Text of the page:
The trailhead for beautiful Andes Rail Trail hike is located on County Road 2 (also known as 266 Depot Street) at the edge of the Delaware County hamlet of Andes. The attractive Andes Rail Trail and Train Depot sign surrounded by gorgeous flowers herald its location. The trail begins at a register found immediately beyond the restored train station.
Above: A view of beaver dams from the railbed trail.
Catskill Mountain Club members, cooperative landowners and the local community organization Andes Works! designed a great walking trail right out of “downtown” Andes, a stretch of shops and houses that runs along Route 28. The trail opened in 2012 and added a two-mile extension known as the Bullet Hole Spur in 2013.
Other than the very beginning of the trail and a portion belonging to the New York City Department of Environmental Protection, the balance of the hike, including the Bullet Hole Spur, came about through the generous permission of local landowners, some of whom graciously assist with trail maintenance.
Above: Wildflowers near the railbed.
At its beginning, the grassy trail bed is lined with ferns and wildflowers. For almost a mile, the trail follows the old railroad bed where walkers and hikers enjoy views of Grays Mountain, Fords Hill and Dingle Hill across sunny meadows.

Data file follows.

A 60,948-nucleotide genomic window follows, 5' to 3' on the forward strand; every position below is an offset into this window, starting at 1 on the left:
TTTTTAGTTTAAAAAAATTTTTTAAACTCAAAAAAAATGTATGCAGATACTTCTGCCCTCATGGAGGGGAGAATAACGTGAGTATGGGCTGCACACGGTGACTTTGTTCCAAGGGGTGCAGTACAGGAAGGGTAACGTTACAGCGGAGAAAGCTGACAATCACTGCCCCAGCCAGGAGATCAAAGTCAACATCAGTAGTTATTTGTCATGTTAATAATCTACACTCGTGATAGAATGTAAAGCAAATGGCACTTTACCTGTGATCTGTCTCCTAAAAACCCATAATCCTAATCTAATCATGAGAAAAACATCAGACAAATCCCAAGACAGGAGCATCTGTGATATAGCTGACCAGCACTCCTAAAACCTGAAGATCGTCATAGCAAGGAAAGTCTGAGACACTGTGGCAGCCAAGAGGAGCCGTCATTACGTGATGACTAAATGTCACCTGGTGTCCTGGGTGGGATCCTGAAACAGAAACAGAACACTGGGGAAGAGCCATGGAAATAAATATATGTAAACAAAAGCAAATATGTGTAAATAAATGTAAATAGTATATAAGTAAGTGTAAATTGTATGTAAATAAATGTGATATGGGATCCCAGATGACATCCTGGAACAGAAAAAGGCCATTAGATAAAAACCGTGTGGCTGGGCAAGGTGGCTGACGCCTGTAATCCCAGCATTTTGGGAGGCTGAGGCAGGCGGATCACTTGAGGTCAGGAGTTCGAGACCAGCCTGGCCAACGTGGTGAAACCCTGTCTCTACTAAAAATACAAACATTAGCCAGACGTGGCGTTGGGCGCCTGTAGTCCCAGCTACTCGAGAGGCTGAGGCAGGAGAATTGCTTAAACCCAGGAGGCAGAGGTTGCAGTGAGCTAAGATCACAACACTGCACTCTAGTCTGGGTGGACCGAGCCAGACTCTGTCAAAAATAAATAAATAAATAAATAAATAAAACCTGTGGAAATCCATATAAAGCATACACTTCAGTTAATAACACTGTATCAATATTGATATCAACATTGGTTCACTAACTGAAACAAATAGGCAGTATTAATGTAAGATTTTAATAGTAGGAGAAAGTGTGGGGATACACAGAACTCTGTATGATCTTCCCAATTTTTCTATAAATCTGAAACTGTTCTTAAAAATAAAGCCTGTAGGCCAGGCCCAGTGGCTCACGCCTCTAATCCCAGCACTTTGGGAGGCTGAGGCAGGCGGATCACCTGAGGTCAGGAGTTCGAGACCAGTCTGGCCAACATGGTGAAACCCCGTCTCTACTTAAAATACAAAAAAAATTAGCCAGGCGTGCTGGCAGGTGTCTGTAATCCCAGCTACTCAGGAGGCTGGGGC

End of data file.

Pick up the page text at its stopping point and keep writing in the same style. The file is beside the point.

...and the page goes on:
To add to the trail's attractiveness, the Catskill Mountain Club and landowners have extended the trail up along the side of Hemlock Knoll and beyond to a loop called the Bullet Hole Spur.
Above: The trail planners know that the trail can get muddy--and planned accordingly.
Where the rail bed ends, the yellow marked hiking trail begins with a gradual switchbacking ascent through a shady forest up the side of Hemlock Knoll. The trail passes through a forest under interesting rock ledges, crosses the southern end of the knoll and reaches the beginning of the Bullet Hole loop about 1.6 miles from the trailhead with a wonderful view of the surrounding hills across a meadow.
Above: One of the fern glades between Hemlock Knoll and Bullet Hole Loop.
You can turn around here, but I suggest that you enjoy the loop by turning left and hiking through the edge of a mature red pine plantation. The trail climbs negligibly, then descends, passing through a spectacular section of hemlocks.
Above: A large sandstone rock on Hemlock Knoll section of trail.
As the trail continues along the loop, you can get a look at the private Bullet Hole Creek before the trail starts a 230-foot climb back to the beginning of the loop on the other side of the red pines.
Above: A red pine plantation section of trail at beginning of Bullet Hole Loop.
Once back at the start of the Bullet Hole Loop, you descend along Hemlock Knoll to where the trail rejoins the rail bed and then stroll back to the trailhead.
The hike can take as long as you'd like, but this well-designed and scenic trail is usually a half-day outing or less with a 3.6-mile roundtrip and 575 feet of total ascent.
Alan Via is the author of “The Catskill 67: A Hiker’s Guide To The Catskill 100 Highest Peaks Under 3,500” and many articles on the Adirondack and Catskill Mountains. He is working on two new hiking guides.